Amendment process for DHS spending bills attracts attention

The fiscal 2010 Homeland Security appropriations bill is on deck this week in the House and Senate as congressional Democratic leaders try to keep to their goal of finishing all 12 annual spending bills before of the end of the fiscal year, Sept. 30.

Focus on the fiscal 2010 appropriations bills comes after Congress finished work last week on a $106 billion war supplemental spending bill.

In the House, the Rules Committee announced that it will meet this evening to craft a rule for the $42.6 billion fiscal 2010 Homeland Security bill, where Democratic leaders are expected to clamp down on the number of amendments that can be offered. House floor consideration of the bill could begin as early as Wednesday.

House Democrats have said the amendment limit is needed to help meet their self-imposed deadline of finishing work on all 12 bills by the August recess. The amendment limitation is needed because a bipartisan agreement on how much time to devote to debate of any of the appropriations bills has eluded House leaders.

Republicans have said that in previous years the majority party has typically not limited amendments to the spending bills and that the restriction squelches minority rights.

Republicans might seek to protest the amendment limitation through procedural delay on the House floor.

"All options are on the table," said a spokesman for House Minority Leader John Boehner, R-Ohio. "Stay tuned."

On Thursday, the House took a record 53 roll-call votes after Democrats and Republicans clashed over how many amendments to allow to the $64.4 billion fiscal 2010 Commerce-Justice-Science appropriations bill -- the first fiscal 2010 spending measure to reach the floor this year. The House ultimately passed the measure Thursday, 259-197, but the daylong voting session forced the delay and cancellation of much House business, including committee hearings and markups.

The Homeland Security bill is about $2.6 billion above last year's level and about $200 million below President Obama's request. The measure includes about $10 billion for U.S. Customs and Border Protection; $10 billion for the Coast Guard; $7.7 billion for the Transportation Security Administration; $3.55 billion in first responder grants, and $5.4 billion for Immigration and Customs Enforcement.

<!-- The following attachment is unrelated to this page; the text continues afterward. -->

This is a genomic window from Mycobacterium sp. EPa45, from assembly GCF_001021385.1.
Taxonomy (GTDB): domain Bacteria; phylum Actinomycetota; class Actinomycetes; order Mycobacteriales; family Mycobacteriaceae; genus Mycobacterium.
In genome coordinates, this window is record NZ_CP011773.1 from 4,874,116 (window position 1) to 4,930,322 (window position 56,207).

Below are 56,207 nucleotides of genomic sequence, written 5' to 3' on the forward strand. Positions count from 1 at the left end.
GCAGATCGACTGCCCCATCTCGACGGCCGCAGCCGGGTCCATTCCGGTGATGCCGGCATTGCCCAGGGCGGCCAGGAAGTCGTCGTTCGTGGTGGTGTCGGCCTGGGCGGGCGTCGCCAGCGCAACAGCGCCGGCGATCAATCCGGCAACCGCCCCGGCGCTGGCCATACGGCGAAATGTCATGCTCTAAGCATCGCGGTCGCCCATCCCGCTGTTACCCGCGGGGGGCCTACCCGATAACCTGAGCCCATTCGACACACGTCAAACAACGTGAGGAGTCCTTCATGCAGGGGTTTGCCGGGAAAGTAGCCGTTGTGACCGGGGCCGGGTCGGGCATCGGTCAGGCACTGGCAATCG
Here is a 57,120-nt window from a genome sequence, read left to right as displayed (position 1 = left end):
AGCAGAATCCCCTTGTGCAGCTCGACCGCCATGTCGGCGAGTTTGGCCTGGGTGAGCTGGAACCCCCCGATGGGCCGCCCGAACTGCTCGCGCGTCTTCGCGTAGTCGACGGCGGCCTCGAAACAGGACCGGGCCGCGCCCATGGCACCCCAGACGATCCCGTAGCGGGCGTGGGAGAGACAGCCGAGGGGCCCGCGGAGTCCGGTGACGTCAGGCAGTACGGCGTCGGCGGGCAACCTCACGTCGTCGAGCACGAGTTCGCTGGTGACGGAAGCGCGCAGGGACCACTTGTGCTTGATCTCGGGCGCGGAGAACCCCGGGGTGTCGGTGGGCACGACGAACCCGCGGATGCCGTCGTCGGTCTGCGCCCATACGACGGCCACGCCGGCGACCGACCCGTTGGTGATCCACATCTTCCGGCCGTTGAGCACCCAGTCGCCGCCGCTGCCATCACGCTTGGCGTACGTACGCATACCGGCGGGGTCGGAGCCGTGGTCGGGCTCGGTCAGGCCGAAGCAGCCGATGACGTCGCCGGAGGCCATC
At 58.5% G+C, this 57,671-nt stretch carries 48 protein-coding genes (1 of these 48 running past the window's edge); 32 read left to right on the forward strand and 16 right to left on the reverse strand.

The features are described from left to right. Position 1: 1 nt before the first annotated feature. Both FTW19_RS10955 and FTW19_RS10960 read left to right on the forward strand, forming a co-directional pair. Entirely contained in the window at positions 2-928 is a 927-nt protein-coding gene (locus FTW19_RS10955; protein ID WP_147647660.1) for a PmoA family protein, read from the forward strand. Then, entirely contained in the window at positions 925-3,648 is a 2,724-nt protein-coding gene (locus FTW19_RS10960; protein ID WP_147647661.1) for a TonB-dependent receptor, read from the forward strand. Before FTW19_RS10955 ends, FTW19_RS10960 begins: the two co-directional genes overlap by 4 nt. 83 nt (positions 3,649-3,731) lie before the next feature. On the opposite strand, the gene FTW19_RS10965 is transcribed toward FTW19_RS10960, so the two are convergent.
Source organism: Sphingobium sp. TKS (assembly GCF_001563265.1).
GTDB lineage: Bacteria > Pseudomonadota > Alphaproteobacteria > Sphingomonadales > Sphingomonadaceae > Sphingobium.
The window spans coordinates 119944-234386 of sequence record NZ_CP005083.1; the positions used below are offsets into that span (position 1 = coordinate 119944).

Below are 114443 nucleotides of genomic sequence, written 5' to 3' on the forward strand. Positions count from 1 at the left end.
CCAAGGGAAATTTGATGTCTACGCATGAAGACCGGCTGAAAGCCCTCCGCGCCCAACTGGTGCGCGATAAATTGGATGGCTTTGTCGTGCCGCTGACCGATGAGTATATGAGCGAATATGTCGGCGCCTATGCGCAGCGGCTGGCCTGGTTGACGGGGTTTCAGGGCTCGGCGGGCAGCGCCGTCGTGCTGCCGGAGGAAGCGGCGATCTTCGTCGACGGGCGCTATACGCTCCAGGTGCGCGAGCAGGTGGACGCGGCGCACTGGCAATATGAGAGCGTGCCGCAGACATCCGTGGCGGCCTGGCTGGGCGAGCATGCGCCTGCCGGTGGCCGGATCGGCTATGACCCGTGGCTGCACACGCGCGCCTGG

Later in the week, the House is expected to take up the $32.3 billion Interior-Environment spending bill. The Interior-Environment measure, funded at the same amount requested by Obama and $4.7 billion above the fiscal 2009 level, includes $10.4 billion for the EPA; $6.8 billion to improve American Indian health care, tribal law enforcement and education; $3.66 billion for wildfire prevention, and $2.7 billion for national parks.

Action on the two spending bills would come after the House on Friday approved the $3.7 billion fiscal 2010 Legislative Branch appropriations bill.

Meanwhile, the Senate will look this week to take up its $3.1 billion Legislative Branch appropriations measure or its $42.9 billion fiscal 2010 Homeland Security appropriations bill, according to the office of Senate Majority Leader Harry Reid, D-Nev.

A Reid spokeswoman said on Monday evening that the Senate will likely move to the Legislative Branch bill before the Homeland Security bill.

Senate Transportation-HUD Appropriations Subcommittee Chairwoman Patty Murray, D-Wash., will manage debate on the Homeland Security measure when it reaches the Senate floor, according to the office of Sen. Robert Byrd, D-W.Va., the Homeland Security Appropriations Subcommittee chairman. Byrd is expected to remain in the hospital this week undergoing physical therapy and treatment for a staph infection, his office said in a statement on Monday. Byrd, 91, has been hospitalized since May 15, but he "continues to improve," the statement said. "He is not expected to be in the office this week."

Differences among the Senate and House Homeland Security bills include funding for E-Verify, a program that enables employers to verify the Social Security number and legal status of a worker online.

The Senate bill would provide E-Verify the three-year extension sought by Obama, and $118.5 million, $6.5 million more than Obama requested. The House bill would extend the program by two years and provide the $112 million requested by Obama.

Sen. Jeff Sessions, R-Ala., said last week he intends to offer an amendment to the bill to require all government contractors to immediately begin using E-Verify to check the legality of hires. Other immigration-related amendments will likely be offered when the Senate considers the legislation.

Last week, House Homeland Security Appropriations Subcommittee Chairman David Price, D-N.C., said the two-year extension was meant to dovetail with the "likely timing" for Congress to take up comprehensive legislation overhauling the nation's immigration laws.

Also this week, the Senate Appropriations Committee is scheduled to consider the fiscal 2010 Commerce-Justice-Science appropriations bill and the fiscal 2010 Interior-Environment spending measure. The full committee markup is scheduled for Thursday afternoon, while the subcommittee markups are set for Tuesday for C-J-S and Wednesday for Interior.

Chris Strohm contributed to this report.

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